Sunday, February 27, 2011

Holy Land Pilgrimage – Lessons from the Via Delarosa

Note: In January 2011 my wife and I went on a pilgrimage to the Holy Land. This post is part of a series of blogs I have written to convey what I learned while on this life changing trip. You can read about the entire trip in the devotional book Touching the Footprints of Jesus.

I fondly recall the day my wife and I walked around the Old City in Jerusalem. We walked down the Via Delarosa, which commemorates the route which Jesus took as He carried the cross to Golgotha. Often referred to as “the Way of Suffering,” the Via Delarosa has 14 “stations” or stopping points. Each station reminds pilgrims along the route of various aspects of Christ’s suffering.

Even though the current narrow route in the Old City in Jerusalem is 30 feet above the original road and some of the Stations of the Cross are nowhere near their original places, I was still moved to think of what that route symbolizes to Christians around the world and to me personally. Despite the historical inaccuracies of some of the current locations of the Stations of the Cross, they are still powerful reminders of what our Lord suffered for us. Though it pains me to admit it, I confess that I have often taken our Lord’s sacrifice for granted. Walking the Via Delarosa helped me refocus and contemplate afresh and a new what it cost Jesus to redeem me from my sin.

At one spot along the route, we visited a 1000 year old church that is built over the traditional site of Mary’s parent’s house. The church had amazing acoustics and a person standing in the front speaking in a quiet voice could be heard around the room. Choirs that stood in that spot and sang sounded like a multitude of angels singing on high. Though our group was not a choir, we did decide to sing several songs of praise to the Lord Jesus. It sounded so powerful that we could not help but lift our hands toward heaven as we sang of what He had done for us along that route. One day, multitudes of Christians from around the world will stand before the throne and we will sing praise to the King of Kings and it will sound even more amazing than that acoustically perfect church.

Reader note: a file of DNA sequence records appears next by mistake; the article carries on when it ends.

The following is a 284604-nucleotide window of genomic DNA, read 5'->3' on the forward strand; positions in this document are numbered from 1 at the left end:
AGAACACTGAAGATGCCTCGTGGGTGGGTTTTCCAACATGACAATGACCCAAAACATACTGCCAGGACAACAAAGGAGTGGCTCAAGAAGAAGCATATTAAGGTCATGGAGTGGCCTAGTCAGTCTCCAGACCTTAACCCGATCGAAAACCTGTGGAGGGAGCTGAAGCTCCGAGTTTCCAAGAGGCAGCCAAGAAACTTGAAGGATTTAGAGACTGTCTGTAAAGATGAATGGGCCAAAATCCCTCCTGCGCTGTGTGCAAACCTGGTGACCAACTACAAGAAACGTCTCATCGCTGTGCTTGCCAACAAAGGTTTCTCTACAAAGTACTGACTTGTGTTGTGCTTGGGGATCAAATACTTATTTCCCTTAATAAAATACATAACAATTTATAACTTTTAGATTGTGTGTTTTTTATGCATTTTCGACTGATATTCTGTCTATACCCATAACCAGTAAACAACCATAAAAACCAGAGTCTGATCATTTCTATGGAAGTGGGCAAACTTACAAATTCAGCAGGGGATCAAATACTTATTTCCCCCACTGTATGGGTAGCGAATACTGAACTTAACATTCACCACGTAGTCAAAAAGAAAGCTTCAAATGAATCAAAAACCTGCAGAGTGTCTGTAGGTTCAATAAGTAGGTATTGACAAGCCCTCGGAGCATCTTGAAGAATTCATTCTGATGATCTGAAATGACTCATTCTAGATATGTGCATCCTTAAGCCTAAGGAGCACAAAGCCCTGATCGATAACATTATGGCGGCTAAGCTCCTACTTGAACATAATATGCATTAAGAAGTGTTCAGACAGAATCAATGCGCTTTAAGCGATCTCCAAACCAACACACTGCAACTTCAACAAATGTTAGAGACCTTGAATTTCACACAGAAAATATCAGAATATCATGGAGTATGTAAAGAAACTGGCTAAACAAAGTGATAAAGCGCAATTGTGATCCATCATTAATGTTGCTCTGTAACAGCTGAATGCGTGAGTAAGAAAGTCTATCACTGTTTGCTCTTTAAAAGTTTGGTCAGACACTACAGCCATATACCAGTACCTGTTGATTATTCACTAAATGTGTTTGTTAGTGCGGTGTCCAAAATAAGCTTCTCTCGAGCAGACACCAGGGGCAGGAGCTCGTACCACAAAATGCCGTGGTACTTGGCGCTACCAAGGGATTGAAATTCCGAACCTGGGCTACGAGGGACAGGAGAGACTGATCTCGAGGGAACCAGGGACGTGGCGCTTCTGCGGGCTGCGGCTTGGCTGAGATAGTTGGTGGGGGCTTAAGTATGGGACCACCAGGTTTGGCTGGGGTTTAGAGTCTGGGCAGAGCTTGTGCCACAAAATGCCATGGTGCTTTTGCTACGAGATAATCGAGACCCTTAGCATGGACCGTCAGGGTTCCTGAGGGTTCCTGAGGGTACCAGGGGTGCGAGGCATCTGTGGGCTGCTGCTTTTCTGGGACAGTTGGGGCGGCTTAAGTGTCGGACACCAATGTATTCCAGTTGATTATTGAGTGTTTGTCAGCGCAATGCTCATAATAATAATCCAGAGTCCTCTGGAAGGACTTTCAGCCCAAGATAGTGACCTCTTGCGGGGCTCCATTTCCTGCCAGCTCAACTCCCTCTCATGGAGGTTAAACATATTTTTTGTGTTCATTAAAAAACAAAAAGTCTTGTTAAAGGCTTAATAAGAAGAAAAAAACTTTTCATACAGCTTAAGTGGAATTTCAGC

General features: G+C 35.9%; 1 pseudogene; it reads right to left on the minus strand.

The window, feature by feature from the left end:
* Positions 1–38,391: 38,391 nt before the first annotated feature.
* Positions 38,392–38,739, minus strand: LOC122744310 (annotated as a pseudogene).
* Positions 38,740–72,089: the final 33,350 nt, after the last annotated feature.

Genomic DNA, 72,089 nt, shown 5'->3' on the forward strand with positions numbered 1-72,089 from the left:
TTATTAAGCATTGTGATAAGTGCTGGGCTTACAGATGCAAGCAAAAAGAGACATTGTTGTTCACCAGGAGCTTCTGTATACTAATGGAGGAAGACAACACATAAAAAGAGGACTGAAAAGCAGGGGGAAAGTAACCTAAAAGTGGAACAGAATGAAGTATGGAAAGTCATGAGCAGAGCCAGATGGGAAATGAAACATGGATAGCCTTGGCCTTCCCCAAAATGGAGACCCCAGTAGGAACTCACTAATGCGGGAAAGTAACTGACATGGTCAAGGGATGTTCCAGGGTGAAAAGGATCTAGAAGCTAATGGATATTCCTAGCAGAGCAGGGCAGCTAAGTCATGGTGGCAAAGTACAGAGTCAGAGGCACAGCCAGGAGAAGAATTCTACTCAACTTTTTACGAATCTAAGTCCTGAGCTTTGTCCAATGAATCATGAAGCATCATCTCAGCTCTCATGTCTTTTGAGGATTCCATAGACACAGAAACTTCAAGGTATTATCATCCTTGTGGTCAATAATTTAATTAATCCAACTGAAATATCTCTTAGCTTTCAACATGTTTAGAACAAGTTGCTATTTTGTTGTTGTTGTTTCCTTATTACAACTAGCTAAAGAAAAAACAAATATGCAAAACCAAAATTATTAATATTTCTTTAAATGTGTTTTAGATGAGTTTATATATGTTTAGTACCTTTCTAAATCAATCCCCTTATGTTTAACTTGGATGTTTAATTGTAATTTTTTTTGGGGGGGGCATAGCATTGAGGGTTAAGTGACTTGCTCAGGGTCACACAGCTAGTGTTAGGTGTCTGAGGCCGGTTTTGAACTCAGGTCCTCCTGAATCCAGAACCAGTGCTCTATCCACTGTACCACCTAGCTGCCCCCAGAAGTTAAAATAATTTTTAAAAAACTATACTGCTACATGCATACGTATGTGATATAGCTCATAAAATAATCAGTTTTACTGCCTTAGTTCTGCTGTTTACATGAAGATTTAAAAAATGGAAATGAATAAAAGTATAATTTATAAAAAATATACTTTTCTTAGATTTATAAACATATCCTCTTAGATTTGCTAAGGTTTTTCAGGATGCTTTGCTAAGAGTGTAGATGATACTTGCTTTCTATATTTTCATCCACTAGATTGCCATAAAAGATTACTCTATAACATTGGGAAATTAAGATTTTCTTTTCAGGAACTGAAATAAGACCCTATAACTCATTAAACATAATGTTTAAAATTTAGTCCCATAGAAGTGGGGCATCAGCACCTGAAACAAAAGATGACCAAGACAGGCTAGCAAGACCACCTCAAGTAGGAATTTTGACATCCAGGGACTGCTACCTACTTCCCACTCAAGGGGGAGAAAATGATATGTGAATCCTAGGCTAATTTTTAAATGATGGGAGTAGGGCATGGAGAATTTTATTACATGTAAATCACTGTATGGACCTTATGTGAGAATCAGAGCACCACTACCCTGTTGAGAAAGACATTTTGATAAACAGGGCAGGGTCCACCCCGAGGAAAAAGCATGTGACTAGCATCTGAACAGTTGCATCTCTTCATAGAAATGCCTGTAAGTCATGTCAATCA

Just outside that particular church was the ruins of the pool of Bethesda. That was the pool mentioned in John 5 which sick people waited beside in hopes that an angel would come stir the waters. When the waters were stirred, it was popular belief that whoever got in the water first would be healed. Jesus is still stirring the hearts of those who seek Him, but we no longer have to try to be the “first” in order to be healed. Now the door is open wide for anyone who seeks Him to experience spiritual healing in His name. And there is room at the cross for anyone who desires to be healed of the sickness of sin.

At another stop along that route we stood near the place where Jesus was whipped. Pilgrims are no longer allowed to visit the actual site because it is controlled by Muslims. But hundreds of years ago Christians built a replica of the site on the other side of the road. The church built to commentate His beating had old Roman flagstones from the original Roman street embedded in the floor. Those flagstones had a game etched into it. It would have been a game similar to what the soldiers played as they gambled for Jesus’ clothes. I was moved as I stood there looking at that game etched into the floor. I could not help but wonder how many people are gambling with their soul in hopes that the claims Jesus made about Himself were not real. But Jesus’ claim to be the Messiah is real and those who gamble with their souls will lose that wager.

Lord, help me share Your love with those around me so they can find the assurance they need for eternal life.


  1. Gary and Margaret RogersFebruary 27, 2011 at 4:44 PM

    I like this.

  2. Arika Andrews DorsettFebruary 27, 2011 at 4:44 PM

    I like this too.

  3. Thanks for this. It was moving to read as part of my Holy Week meditations.